Even in situations where the parent or guardian legally is “the client” it is important for clinical and ethical reasons to include the minor (the direct recipient of our services) in this information sharing and decision-making process. For very young children it will be important to obtain their assent to treatment.

Assent is different from informed consent in that assent involves sharing information to the child so that she or he will understand the services to be provided, the nature of the process, the psychotherapist’s role and the child’s role, and other relevant information. The goal is to share basic information with the child at a level that she or he may understand. Doing so may help encourage the minor’s participation in the proposed course of treatment and to promote a more collaborative and effective treatment relationship.

As the minors’ age and developmental level increase their ability to comprehend the nature and vicissitudes of the psychotherapy process and each party’s role, responsibilities, and obligations typically increases as well. Thus, as McCabe (2006) illustrates, it is helpful to think of assent and informed consent as being on a continuum. As the minor develops an increased ability to participate in the information sharing and decision-making process, with the parents’ agreement, she or he should be afforded an increased role in this process.

Including the Minor in the Informed Consent Process

Even when they do not yet have the legal right to give their own consent to treatment, research has demonstrated that many minors possess the cognitive and emotional abilities to understand the consequences of their decisions, to include health care decisions. In fact, minors as young as 12 years of age frequently possess this ability (Redding, 1993). While they may not have the legal right to provide informed consent to their own treatment, many minors may be able to be active partners in the decision-making process. Further, as their developmental level increases over time, the information sharing and decision-making processes should be revisited to afford minor clients the opportunity to participate in this process as fully as is feasible.

Further, there are a host of clinical reasons for including the more developmentally advanced minor in this process:

  • Demonstrates respect of the minor and of her or his autonomy,
  • It helps to promote the therapeutic alliance and relationship,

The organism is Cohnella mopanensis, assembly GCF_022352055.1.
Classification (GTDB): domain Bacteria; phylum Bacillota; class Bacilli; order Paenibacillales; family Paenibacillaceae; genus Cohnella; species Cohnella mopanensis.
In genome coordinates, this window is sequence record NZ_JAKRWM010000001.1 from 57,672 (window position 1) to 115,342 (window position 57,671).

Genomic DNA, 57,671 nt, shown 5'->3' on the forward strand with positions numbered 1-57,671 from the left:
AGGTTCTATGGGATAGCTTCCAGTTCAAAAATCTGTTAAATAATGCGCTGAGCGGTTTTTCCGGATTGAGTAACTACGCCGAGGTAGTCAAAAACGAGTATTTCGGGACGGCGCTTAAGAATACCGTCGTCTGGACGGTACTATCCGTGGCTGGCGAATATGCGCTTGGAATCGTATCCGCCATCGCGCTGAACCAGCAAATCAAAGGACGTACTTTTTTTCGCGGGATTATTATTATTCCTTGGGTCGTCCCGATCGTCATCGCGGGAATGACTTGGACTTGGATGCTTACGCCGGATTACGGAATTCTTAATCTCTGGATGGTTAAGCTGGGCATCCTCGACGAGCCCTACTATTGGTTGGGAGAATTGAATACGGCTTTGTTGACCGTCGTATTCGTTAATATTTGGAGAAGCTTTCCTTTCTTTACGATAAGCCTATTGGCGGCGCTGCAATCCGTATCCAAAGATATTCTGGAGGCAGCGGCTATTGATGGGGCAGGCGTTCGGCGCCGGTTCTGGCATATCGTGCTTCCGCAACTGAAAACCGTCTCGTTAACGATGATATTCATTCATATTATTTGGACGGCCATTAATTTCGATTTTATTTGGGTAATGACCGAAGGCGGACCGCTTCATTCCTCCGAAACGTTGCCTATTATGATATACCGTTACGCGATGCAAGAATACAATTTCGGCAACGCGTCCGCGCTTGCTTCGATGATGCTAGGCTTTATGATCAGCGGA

• It helps to empower the minor on her or his own behalf, and
  • It communicates the message that the minor will be an active participant in her or his own treatment (Lind, Anderson, & Oberle, 2003).

Negotiating Parents’ Rights in This Process

Parents or guardians have the legal right to consent to their minor child’s or adolescent’s treatment, to decide on the parameters of the course of treatment and potentially have complete access to all information from the psychotherapy process; however, one must consider the appropriateness of this on a practical level.

Psychotherapists should consider if clinically, this is a viable way to proceed with psychotherapy.

Psychotherapists should carefully consider the minor’s wishes and preferences in light of the presenting clinical situation. Additionally, we should consider what would be most appropriate for achieving the goals of psychotherapy. For example, how effective would psychotherapy be with a 15 year-old if she or he knows that everything shared and discussed in treatment is disclosed in detail to her or his parents each week? What impact would this arrangement have on the degree of sharing that takes place as well as on the level of trust the minor has for the psychotherapist?

Thus, while parents and guardians do have certain legal rights with regard to their minor children, these rights can be negotiated during the informed consent process. A parent could be informed that for treatment to be effective, the minor must be afforded some degree of confidentiality. As Koocher explains: “Parents can often be persuaded to agree to respect the privacy of the treatment relationship, particularly if they feel that the psychotherapist shares their interest and values with respect to their child’s safety” (In Barnett, Behnke, Rosenthal, & Koocher, 2007, p. 12).